In 1907, George and Helle Fabyan hired none other than Frank Lloyd Wright to remodel and expand their existing building in Geneva, IL, transforming the charming farmhouse into a luxurious estate. Today the home is owned by the Kane County Forest Preserve District of Illinois. It has been converted into a park and museum that the public is welcome to explore. The museum is open to the public from May 15 to October 15. Private tours can be arranged throughout the year. Read more.
fox8.com has a tour of the Weltzheimer/Johnson House at Oberlin College. This a Frank Lloyd Wright Usonian House that sits on a lot several blocks from campus. Designed in 1947 and completed in 1949, it is one of the first Usonian houses in Ohio and one of the few in the nation open to the public.
The Weltzheimer/Johnson House stands as another expression of Wright's answer to the demand for beautiful and affordable middle-class homes in the post WWII America. Pairing innovation with basic owner-builder construction materials and techniques, the concepts of organic architecture evolved into these Usonian characteristics: a flowing floor plan with distinct public and private wings; concrete, grid patterned, slab floor with radiant heat; flat roof and cantilevered carport; masonry fireplace mass; board and batten walls with simple built-in furniture; and tall glass walls and doors opening to the landscape.
The Weltzheimer/Johnson House uses brick masonry and redwood and has several distinctive features, including the hundreds of stained croquet balls forming the roof dentil ornamentation whose circular motif is echoed in the shadow panel screens of the clerestory and the interior brick columns that separate the workspace from the living room.
The Weltzheimer family lived in the house until 1963 when the property was sold to developers and "remodeling" efforts scarred the space. However, in 1968, Art History Professor Ellen H. Johnson purchased the home and began the restoration process. In 1992 at her death, the house was given to Oberlin College to serve as a guesthouse for the Art Department and the Allen Memorial Art Museum. The house is now open to the public for tours and programs. See it here.
On a quiet Rockford, IL street sits one of Frank Lloyd Wright's most unique designs. The Laurent House.
Ken Laurent was a disabled World War II veteran. He and his wife Phyllis commissioned Wright to design a home for them in 1948. It's the only building Wright created specifically for a client with a physical disability. At nearly 60 feet long, the home has one of the longest floor to ceiling window walls Wright ever designed. It even has a unique, forward thinking green design. The outside eves are set up in a way that the sun is allowed in in the winter time to warm the house. And the sun is kept out in the summertime to keep the house cool.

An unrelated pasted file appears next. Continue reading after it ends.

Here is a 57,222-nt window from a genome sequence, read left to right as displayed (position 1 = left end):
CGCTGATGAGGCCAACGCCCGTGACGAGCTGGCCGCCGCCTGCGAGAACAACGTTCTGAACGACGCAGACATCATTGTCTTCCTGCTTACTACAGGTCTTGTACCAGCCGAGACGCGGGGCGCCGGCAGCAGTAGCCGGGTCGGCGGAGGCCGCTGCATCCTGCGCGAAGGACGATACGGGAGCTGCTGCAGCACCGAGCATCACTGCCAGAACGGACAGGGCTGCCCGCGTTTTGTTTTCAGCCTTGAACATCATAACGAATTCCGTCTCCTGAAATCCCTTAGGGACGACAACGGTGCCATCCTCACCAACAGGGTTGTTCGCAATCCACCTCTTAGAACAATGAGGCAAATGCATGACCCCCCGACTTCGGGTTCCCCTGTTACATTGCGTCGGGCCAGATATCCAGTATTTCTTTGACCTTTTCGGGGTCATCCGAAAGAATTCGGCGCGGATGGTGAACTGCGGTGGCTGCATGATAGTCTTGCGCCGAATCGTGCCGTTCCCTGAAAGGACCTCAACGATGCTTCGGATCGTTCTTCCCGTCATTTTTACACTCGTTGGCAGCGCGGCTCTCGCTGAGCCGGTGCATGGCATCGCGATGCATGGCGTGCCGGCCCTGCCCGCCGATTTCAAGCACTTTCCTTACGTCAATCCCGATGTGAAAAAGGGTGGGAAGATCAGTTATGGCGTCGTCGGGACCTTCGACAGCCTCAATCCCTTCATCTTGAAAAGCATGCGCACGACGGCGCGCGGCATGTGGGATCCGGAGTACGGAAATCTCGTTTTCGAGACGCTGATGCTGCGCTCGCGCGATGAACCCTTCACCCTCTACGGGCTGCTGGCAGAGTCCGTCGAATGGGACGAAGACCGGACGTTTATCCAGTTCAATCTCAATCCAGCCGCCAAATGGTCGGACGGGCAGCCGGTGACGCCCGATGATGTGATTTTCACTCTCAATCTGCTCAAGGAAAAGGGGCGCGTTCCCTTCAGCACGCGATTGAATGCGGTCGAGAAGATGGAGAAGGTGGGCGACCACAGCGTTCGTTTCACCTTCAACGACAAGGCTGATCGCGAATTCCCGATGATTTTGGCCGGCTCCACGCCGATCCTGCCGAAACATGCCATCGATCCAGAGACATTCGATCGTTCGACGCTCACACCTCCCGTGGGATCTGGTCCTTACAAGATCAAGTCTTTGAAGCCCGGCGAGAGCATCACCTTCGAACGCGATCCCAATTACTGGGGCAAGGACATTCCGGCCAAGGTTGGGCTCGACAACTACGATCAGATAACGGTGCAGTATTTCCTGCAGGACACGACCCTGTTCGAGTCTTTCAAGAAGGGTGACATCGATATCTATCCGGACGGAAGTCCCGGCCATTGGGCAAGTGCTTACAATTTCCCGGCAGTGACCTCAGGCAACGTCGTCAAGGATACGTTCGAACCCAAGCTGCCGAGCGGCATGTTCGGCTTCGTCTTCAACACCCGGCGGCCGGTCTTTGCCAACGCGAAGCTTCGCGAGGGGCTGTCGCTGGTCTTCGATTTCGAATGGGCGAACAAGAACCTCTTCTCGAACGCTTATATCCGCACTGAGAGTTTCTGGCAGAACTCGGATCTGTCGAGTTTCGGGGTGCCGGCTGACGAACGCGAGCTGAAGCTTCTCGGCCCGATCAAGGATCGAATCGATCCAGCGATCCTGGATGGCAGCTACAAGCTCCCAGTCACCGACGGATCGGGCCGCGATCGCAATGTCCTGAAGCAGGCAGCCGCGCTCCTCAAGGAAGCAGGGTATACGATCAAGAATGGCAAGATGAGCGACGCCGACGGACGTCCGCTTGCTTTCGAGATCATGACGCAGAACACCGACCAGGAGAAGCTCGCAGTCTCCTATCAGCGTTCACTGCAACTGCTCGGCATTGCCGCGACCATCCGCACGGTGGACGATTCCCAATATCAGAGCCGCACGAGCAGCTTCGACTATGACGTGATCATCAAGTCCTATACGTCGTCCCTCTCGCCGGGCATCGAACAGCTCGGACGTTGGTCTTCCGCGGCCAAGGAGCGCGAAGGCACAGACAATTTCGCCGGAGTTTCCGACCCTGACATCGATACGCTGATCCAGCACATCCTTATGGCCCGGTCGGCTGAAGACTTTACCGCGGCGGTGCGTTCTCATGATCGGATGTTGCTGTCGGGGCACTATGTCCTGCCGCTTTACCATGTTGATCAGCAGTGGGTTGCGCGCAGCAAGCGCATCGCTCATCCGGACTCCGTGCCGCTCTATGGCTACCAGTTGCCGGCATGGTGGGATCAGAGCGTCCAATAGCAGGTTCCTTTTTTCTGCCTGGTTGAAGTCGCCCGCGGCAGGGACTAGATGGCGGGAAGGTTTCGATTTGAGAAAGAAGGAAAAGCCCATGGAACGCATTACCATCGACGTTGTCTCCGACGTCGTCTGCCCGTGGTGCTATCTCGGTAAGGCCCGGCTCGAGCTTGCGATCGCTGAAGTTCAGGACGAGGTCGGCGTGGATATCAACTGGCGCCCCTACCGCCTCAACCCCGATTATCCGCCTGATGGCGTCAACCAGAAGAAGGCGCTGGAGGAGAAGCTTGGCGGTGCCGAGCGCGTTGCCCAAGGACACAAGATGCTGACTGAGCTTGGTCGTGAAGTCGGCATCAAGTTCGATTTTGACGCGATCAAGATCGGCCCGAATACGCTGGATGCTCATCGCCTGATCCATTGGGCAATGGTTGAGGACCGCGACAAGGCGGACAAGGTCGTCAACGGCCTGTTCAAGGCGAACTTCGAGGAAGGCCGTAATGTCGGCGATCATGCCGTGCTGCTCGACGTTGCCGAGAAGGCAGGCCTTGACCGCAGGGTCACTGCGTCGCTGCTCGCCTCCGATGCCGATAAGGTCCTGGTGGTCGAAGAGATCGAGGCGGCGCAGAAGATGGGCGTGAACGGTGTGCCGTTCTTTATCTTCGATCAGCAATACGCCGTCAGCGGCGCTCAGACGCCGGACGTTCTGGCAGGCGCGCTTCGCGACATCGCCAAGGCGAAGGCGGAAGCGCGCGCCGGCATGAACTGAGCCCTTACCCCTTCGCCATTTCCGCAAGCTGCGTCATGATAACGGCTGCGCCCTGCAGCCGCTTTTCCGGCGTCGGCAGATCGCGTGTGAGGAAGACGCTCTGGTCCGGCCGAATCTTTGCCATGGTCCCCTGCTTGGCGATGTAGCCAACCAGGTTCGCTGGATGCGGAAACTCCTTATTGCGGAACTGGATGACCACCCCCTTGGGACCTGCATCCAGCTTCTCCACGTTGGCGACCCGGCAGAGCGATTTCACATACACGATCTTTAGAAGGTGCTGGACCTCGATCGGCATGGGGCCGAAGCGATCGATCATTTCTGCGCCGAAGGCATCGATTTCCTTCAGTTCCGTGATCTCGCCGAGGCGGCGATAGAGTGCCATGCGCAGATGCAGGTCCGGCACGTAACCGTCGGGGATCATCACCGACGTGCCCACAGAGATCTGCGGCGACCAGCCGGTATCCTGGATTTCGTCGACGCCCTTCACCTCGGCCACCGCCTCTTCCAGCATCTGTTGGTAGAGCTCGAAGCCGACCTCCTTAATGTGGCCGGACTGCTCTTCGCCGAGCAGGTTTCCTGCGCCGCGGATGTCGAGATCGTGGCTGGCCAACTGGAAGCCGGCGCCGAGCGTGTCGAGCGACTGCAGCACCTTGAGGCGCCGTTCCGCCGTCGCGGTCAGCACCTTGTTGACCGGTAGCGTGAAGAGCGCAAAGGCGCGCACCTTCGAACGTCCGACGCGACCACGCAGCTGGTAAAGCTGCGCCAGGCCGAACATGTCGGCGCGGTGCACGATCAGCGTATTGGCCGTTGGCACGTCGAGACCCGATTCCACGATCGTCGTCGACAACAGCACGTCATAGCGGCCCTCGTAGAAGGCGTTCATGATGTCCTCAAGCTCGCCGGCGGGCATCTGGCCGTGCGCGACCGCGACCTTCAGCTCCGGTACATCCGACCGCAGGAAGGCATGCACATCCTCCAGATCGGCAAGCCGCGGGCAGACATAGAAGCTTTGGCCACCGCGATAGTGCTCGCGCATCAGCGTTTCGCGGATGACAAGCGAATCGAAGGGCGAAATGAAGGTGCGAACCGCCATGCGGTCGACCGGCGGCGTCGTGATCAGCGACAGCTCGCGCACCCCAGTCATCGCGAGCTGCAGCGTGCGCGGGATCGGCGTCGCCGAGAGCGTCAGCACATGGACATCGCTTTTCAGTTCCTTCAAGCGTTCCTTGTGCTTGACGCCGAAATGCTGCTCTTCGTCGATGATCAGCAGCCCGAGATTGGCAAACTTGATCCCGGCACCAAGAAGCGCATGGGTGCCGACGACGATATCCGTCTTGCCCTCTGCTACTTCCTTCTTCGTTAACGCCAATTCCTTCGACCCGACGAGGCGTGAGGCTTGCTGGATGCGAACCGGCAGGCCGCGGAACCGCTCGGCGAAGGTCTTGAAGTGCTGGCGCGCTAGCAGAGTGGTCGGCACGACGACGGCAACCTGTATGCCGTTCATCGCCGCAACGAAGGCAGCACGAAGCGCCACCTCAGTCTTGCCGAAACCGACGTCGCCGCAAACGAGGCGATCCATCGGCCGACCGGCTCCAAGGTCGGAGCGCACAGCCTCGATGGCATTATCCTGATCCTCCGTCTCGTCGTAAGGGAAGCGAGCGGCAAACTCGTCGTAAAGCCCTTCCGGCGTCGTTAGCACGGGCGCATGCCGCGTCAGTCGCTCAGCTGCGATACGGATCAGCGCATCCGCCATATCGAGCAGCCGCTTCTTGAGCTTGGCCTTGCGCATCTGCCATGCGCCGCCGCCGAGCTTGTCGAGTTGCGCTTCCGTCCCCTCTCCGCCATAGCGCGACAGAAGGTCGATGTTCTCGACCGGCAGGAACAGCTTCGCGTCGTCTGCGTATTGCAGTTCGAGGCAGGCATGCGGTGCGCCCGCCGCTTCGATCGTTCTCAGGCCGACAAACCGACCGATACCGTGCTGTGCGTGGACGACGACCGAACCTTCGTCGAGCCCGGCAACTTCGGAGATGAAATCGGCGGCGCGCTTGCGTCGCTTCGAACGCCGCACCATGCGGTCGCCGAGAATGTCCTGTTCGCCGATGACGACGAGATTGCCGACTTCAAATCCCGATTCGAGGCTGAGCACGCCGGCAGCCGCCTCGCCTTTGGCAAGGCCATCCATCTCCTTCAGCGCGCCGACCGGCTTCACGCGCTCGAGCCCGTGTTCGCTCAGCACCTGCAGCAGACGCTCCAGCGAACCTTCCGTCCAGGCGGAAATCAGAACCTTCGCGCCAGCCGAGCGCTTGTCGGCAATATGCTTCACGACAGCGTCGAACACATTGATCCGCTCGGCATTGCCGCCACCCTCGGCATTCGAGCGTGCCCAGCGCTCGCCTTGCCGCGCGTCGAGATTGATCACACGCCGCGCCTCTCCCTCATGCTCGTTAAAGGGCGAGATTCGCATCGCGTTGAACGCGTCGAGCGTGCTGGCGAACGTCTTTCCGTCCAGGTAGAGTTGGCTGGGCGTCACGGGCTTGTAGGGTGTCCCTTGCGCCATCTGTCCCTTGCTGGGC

Ken lived in the house for 60 years until 2012. Laurent House Foundation President Jerry Heinzeroth relates, "He died at 92 which was unheard of for a paraplegic. And Ken said the only reason he lived a long and complete life was because of the gift Frank Lloyd Wright gave him."
The Laurent House has been added to the National Register of Historic Places. For tour information go to https://www.laurenthouse.com. More here.
Max Dalton is the artist behind several pop culture illustrations over the past 20 years that have drawn international attention with Wes Anderson films, Game of Thrones, The Beatles, and Breaking Bad inspiring his sketches. Today, Mr. Dalton has taken on a new muse: Frank Lloyd Wright.
The Buenos Aires-based illustrator has joined forces with the Frank Lloyd Wright Foundation to create a limited-edition illustrated map of the famous architect’s personal estate in Wisconsin, Taliesin, and the home’s surrounding landmarks that span 800 acres, according to a press release. The illustration will appear in the Summer 2018 edition of the Frank Lloyd Wright Quarterly, a printed magazine exclusively available to the Foundation’s members.
“I’m a big fan of modern design and early 20th-century architecture and, of course, Frank Lloyd Wright is one of my favorites,” Mr. Dalton notes. “Just having the opportunity to work on something related to his work and being involved is such a great honor to me. I’m proud to be contributing – in a very tiny way — with the preservation of Wright’s legacy.” Read more.
Pittsburgh Post-Gazette informs us that Robert Silman, a structural engineer who rescued Frank Lloyd Wright’s cantilevered Fallingwater in Pennsylvania from the edge of collapse, and preserved dozens of other landmarks besides, died on July 31, 2018 at his home in Great Barrington, Mass. He was 83.
“In the mid-1990s we heard from an engineering student that his research showed Fallingwater might be in structural trouble,” said Lynda S. Waggoner, the director emerita of Fallingwater. “According to his calculations, the cantilevers were under-engineered and in danger of failure,” she continued. Ms. Waggoner telephoned Mr. Silman. “After what seemed like minutes but was likely seconds, he responded, ‘I will have someone down there this week.’ ”